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About CfG


The Center for Geomicrobiology was founded in 2012 by research grants from Danish National Research Foundation and the German Max Planck Society. Today the center is run by profs. Bo Barker Jørgensen  and Bente Aagaard Lomstein and assoc profs. Hans Røy and Kasper Urup Kjeldsen covering their primary research activities.

The Center is embedded within the Section for Microbiology and Center for Electromicrobiology at the Department of Bioscience at Aarhus University with which we share state of the art laboratory facilities and collaborate closely.


The seabed constitutes the largest ecosystem on Earth in terms of volume and organic carbon pool. It harbors an important part of all prokaryotic organisms on Earth and the discovery of these microorganisms has profoundly changed our perspective on the limits of living organisms. Yet, this ecosystem, a compelling and fascinating component of planet Earth, is the least explored part of the global environment.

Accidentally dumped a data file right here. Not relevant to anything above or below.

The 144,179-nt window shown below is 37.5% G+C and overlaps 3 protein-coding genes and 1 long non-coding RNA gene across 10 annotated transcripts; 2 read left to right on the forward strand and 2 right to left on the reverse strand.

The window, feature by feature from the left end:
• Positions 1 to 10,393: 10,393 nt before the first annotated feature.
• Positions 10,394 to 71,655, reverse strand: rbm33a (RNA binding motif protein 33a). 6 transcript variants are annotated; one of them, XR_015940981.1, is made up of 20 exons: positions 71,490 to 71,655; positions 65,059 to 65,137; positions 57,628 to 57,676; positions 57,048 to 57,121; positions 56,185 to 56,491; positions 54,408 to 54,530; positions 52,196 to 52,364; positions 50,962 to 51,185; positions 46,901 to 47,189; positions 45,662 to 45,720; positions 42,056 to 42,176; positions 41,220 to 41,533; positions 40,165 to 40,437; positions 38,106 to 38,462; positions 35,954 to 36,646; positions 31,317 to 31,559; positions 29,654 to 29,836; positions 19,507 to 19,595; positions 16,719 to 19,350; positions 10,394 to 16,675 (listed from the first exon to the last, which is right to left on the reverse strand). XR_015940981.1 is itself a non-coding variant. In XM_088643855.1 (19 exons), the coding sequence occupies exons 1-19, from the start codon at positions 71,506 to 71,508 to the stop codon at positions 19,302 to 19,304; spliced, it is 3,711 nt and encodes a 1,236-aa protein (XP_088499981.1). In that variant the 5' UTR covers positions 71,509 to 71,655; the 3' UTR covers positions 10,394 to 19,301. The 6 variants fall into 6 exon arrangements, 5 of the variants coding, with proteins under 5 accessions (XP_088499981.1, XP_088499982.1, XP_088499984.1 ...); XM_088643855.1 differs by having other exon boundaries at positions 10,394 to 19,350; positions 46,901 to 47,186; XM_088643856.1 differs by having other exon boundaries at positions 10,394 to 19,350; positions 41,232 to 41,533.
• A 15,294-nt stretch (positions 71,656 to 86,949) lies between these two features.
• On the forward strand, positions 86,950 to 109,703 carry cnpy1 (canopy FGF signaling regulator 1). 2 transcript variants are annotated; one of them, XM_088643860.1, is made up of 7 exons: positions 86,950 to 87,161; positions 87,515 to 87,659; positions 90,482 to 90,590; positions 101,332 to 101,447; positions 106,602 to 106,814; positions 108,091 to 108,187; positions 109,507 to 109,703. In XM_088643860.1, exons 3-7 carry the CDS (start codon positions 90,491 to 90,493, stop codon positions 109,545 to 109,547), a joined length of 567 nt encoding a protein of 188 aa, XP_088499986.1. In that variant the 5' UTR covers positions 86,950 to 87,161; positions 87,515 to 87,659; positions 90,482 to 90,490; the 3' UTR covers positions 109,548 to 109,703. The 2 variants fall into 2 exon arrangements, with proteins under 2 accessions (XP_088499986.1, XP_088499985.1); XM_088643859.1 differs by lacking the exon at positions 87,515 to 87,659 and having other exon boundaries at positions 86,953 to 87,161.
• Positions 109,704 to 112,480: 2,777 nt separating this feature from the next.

Our research mission is to understand how prokaryotic microorganisms drive processes in the geosphere and control the coupling of essential element cycles that ultimately affect ocean chemistry and global climate. Our research therefore addresses the biogeochemistry of marine sediments and the activity, ecophysiology, community assembly and evolution of the microorganisms populating this ecosystem.

Current Research Projects

    • Cryptic methane cycling in marine sediments
    • Iron and sulfur cycling in Arctic sediments
    • Microbial souring in oil reservoirs
    • Temperature-adaptation of sulfate reducing microorganisms
    • Self-healing cement for subsurface systems
    • Presence and dispersal of endospores in marine sediments
    • Oil degradation in Arctic waters and sediment
    • Microbial community assembly and evolution in marine sediments
    • Visualization of Asgard archaea in marine sediments

    Our Funding Sources

    Danish Centre for Marine ResearchCentre for Oil and Gas - DTU The Danish Hydrocarbon Research and Technology CentreIndependent Research Fund DenmarkThe Velux Foundations